Throughout the posts of 2011, I have tried to develop a story of the Park Service looking westward from the 1919 Grand Canyon National Park itself. Although there was no over-arching agency plan, and only a few presented a view of the entire Canyon in its Park-worthiness, nevertheless, by 1964 and the LMNRA Act, there had been extensive investigations leading to some kind of recognition for the Canyon from Nankoweap to the Grand Wash Cliffs. However, this story is probably misleading. The center for NPS at the Canyon was in Grand Canyon Village (as it still is). It was here that the overwhelming majority of people came to visit, and where administrators' attention (and dollars) were mostly fixed. For NPS, the 1919 Park had had its boundary changed in 1929, but not entirely satisfactorily. So even without an overall view of the entire Canyon, GCNP staff was accumulating a little list of fixes. The studies done during World War II on the Colorado River Basin also stirred things up.
The map below, based on the So. Cal. Auto Club "Indian Country" map (1970), shows the areas that were batted around and debated from the mid-1940's:
1. Papago Point (later Coconino Plateau) to move boundary away from road
2. Havasu Canyon; wedge including Hilltop access
3. Lower Kanab Canyon from river to "canyon wall"
4. GCNM Kanab plateau lands
5. GCNM southern set of sections
6. Hull tank
The question of whether a Bridge dam reservoir should lead to boundary changes and a formal Recreation Area was also actively considered, although NPS did not want to take any action that would "confuse" minds of conservation groups. During this period, NPS was also unsettled by a strong proposal to gain land for the Havasupai.
Something stirred up the Washington staff in 1943. Director Drury wanted National Forest land in the Havasu Canyon area to be added to the Monument, rectifying the illogical boundary and giving NPS jurisdiction along the rim. It was alright to allow grazing to continue. Sup't Bryant replied only that it was a good idea, but the situation was delicate because local opinion was against any Park extension. Reg. Dir. Tillotson agreed with that, and thought there was no need for such an extension. So Drury told Indian Affairs any changes should wait until Bridge dam is taken up. This was the time when Indian Affairs was promoting the proposal by BIA agent Crow to enlarge the Havasupai reservation--another, and a late one, in the string of missed opportunities [see my entry of 13 May 2011].
The next year, Bryant collected his boundary ideas together, particularly with reference to obtaining more of the National Forest. He wanted more room at Papago Point near rim developments, the addition of Long Mesa near Havasu, and lower Kanab Canyon. He was willing to let some Monument land go. He underlined the strong local opposition, and also Reclamation's ideas about eliminating parkland for Bridge's reservoir.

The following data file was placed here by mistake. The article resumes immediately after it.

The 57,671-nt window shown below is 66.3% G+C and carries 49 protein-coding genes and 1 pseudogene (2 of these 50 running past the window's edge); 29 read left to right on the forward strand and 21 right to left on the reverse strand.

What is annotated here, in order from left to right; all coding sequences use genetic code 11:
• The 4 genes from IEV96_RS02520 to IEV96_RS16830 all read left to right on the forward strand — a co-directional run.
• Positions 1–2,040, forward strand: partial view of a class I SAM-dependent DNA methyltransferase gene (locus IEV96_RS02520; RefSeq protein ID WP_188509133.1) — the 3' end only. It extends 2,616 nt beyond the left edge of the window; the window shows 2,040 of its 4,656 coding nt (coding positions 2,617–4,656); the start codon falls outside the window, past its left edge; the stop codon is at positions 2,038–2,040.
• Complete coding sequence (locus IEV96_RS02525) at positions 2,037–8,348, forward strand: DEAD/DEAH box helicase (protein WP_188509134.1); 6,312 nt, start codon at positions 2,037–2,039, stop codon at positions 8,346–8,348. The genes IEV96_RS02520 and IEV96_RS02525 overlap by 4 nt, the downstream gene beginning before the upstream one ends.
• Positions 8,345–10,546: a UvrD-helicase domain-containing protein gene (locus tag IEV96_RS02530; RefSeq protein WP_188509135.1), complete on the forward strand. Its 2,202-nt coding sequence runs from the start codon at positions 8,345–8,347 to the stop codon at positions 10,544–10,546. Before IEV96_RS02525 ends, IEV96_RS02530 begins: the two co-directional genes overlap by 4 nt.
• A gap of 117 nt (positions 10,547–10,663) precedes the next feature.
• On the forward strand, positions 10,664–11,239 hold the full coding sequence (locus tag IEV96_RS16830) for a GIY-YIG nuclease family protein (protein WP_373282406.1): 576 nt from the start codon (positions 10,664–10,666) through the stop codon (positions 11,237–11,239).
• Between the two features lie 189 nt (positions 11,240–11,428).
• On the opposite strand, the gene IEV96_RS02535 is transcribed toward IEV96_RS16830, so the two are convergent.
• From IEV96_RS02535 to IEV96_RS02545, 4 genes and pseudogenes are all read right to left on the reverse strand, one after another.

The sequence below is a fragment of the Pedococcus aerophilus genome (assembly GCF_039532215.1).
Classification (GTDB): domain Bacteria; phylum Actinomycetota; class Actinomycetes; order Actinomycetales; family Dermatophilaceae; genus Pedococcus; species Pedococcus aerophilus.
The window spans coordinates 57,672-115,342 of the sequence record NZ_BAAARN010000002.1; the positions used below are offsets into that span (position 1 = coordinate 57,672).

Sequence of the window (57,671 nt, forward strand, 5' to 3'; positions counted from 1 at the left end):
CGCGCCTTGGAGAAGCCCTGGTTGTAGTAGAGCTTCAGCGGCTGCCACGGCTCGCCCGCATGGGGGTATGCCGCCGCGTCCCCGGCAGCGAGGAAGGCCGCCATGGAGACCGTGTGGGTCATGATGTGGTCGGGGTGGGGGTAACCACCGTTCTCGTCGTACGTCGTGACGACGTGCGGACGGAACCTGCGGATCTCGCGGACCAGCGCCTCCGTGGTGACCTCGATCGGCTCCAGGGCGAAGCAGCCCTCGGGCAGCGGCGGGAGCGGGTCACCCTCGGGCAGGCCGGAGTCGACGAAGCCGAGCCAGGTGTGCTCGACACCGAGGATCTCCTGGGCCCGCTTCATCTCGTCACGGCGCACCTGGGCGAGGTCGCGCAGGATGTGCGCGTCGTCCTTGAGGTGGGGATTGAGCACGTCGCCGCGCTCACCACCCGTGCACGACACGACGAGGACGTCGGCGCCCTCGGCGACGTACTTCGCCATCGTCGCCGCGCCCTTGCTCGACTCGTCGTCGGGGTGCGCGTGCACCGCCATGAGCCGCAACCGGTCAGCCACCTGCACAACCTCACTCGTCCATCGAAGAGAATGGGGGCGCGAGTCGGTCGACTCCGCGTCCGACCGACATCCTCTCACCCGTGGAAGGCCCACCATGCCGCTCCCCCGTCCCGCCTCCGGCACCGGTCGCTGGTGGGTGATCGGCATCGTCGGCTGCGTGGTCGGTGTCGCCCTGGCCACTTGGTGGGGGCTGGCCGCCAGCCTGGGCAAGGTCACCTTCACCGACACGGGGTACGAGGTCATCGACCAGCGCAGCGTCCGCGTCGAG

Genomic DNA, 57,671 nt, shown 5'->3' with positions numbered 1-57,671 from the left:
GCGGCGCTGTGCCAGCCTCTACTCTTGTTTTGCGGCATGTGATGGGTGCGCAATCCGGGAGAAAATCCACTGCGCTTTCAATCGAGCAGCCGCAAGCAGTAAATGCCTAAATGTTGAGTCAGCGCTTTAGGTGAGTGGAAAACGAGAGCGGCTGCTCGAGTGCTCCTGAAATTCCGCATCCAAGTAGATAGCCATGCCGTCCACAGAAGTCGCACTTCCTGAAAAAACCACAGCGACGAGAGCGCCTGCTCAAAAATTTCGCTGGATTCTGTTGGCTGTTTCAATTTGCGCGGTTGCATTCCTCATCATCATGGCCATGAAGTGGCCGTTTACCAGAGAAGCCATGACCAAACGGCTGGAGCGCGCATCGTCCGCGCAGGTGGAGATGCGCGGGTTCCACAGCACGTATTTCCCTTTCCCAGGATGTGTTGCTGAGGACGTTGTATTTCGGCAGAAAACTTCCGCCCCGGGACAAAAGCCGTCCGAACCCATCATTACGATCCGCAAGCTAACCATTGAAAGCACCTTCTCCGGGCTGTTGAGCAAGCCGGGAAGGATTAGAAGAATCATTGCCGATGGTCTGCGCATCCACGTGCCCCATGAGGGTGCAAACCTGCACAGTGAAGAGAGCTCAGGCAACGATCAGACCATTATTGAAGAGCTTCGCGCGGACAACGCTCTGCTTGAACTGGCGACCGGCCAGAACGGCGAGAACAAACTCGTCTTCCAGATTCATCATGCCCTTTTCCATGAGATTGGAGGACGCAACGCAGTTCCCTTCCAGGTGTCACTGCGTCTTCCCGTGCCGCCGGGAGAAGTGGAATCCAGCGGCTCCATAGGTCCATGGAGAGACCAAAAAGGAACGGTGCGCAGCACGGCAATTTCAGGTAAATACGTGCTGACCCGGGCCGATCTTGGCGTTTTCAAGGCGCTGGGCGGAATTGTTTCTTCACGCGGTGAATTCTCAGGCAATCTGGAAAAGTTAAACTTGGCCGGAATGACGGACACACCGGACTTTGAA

As described in connection with the question of recreation areas, Tillotson sent Thompson to the Canyon to gather together all the ideas for change. His 31 Jan 1945 report suggested the Monument go into a new recreation area, while deleting the plateau near Tuckup that is causing trouble with cattlemen. He was also willing to drop the two southernmost tiers of sections that were grazed south of the river. He thought Kanab and Havasu were the natural barriers for the end of the Park, but recommended adding the extaordinarily broken, eroded terrain west of Havasu and the southern end of Kanab Canyon that had no forest values. There would be too much local opposition to use Sowats Canyon's rim as the boundary.
Then starting in April 1945, there were several exchanges arising from Thompson's investigations. He urged NPS to consider more than just the Park (which he thought had a logical terminus at Kanab and Havasu), noting that the Canyon was an entity.
An NPS biologist tried to counter the urge to give away Monument lands by arguing for keeping Kanab plateau land in the Monument; otherwise cattle would get too close to rim. Anyway, some of the permits were ending. Hunting interests would not be injured by adding canyon land from Crazy Jug Point over to Kanab; it was outstanding country.
DC asked whether everyone was agreed on eliminating 17 sections on Kanab Plateau. Maybe a meeting with Reclamation could discuss boundaries, effects of reservoir, and legislating the recreation area.
Bryant did not agree on the 17 sections, but was willing to let some of north Toroweap Valley go. He agreed that the southern two tiers on the south side of river could be dropped, though only one large ranch would benefit.
Tillotson weighed in, first arguing NPS should not fight Reclamation; there was no public support for NPS position. He agreed with Bryant on the Monument, and was willing to give up more. He supported adding Forest lands in Kanab and west of Havasu. Since he was worried about the locals, he suggested going ahead with eliminations, but not additions.